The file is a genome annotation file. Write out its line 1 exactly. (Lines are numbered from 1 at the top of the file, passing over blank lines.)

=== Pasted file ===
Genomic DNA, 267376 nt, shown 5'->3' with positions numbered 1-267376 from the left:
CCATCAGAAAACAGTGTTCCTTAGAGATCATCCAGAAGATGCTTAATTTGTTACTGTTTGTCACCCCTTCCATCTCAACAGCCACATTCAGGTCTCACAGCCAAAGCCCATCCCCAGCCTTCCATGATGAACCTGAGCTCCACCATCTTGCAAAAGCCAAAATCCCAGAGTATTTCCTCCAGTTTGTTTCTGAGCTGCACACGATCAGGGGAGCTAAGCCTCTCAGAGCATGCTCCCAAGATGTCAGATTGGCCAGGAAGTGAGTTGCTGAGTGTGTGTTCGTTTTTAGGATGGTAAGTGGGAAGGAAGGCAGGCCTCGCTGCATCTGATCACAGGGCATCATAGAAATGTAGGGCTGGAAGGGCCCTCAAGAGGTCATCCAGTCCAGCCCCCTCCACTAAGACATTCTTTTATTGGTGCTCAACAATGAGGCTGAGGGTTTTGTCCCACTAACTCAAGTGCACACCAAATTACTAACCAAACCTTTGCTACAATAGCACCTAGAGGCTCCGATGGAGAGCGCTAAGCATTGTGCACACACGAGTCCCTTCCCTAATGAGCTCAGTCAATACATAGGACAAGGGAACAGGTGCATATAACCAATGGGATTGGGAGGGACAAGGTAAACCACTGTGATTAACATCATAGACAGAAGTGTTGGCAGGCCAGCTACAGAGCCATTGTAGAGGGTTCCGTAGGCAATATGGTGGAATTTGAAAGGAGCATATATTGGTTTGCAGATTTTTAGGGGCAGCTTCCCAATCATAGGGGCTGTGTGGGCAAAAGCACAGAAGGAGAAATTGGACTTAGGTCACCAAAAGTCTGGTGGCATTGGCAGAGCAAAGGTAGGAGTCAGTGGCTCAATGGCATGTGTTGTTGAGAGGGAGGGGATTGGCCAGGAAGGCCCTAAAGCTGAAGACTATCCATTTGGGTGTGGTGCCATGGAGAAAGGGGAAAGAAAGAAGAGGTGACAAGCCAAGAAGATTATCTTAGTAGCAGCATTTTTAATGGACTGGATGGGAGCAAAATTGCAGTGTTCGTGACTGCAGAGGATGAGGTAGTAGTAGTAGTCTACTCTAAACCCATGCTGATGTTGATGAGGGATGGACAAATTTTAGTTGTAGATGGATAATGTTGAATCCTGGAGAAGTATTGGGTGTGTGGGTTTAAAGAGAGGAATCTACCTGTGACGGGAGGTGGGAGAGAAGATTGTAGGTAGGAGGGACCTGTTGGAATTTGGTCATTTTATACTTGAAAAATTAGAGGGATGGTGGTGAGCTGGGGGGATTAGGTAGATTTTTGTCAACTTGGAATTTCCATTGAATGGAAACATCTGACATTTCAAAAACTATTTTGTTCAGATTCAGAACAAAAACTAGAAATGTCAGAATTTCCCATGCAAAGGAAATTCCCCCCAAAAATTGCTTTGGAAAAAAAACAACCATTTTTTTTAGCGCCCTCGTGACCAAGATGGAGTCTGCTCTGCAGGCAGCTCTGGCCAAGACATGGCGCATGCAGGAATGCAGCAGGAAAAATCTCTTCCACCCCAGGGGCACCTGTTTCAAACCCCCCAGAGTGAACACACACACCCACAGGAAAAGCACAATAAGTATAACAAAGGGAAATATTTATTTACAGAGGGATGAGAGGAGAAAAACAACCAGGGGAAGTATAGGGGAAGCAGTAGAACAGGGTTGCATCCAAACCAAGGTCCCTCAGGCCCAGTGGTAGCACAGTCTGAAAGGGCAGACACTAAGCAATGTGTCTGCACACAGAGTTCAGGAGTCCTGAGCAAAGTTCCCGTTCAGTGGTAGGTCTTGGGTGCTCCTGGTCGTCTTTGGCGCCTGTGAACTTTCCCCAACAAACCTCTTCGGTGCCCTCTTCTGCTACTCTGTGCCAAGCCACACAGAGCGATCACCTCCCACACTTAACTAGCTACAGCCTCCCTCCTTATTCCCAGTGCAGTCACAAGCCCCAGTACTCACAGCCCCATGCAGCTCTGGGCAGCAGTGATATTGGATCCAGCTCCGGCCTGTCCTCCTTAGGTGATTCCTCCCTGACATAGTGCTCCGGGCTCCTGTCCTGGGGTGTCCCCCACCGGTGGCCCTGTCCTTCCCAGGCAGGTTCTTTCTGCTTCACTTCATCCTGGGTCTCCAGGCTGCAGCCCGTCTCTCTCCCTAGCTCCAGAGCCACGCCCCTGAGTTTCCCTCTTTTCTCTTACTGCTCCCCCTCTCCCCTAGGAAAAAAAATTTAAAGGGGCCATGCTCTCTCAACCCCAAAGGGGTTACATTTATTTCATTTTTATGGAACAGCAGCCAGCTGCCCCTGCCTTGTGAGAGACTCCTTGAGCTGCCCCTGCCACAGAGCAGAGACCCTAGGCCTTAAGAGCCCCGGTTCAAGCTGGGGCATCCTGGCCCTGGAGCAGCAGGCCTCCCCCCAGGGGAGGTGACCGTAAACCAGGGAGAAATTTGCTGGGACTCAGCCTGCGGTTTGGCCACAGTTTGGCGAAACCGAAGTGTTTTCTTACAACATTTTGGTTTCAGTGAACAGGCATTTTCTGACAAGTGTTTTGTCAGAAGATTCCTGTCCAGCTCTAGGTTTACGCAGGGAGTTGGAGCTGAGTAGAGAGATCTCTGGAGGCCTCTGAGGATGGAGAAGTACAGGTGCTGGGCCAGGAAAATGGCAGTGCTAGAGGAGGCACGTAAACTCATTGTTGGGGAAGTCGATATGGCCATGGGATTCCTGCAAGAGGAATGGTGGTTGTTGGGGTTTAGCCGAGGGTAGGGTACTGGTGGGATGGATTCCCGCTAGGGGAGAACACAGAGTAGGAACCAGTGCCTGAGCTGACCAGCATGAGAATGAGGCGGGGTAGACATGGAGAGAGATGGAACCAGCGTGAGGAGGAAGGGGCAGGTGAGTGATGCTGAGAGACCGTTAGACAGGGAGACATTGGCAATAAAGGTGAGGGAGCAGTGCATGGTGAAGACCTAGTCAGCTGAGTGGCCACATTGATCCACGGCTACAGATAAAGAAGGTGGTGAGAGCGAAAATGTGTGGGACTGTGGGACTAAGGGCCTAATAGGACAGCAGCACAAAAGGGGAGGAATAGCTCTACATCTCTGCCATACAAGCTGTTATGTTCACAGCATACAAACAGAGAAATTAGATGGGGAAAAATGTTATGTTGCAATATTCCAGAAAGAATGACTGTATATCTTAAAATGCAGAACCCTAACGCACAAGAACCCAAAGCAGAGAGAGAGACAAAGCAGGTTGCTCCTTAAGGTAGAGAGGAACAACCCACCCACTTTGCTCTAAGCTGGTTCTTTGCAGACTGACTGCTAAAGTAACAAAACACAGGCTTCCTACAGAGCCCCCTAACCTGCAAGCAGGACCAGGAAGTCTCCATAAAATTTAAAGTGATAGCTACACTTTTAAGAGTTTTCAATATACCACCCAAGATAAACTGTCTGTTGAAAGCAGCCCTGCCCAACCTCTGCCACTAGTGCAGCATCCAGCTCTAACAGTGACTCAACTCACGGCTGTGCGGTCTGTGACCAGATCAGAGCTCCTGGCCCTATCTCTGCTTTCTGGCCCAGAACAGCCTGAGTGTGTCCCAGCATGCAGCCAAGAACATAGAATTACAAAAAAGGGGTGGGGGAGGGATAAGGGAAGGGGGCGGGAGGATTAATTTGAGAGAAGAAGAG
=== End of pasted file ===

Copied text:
Genomic DNA, 267376 nt, shown 5'->3' with positions numbered 1-267376 from the left: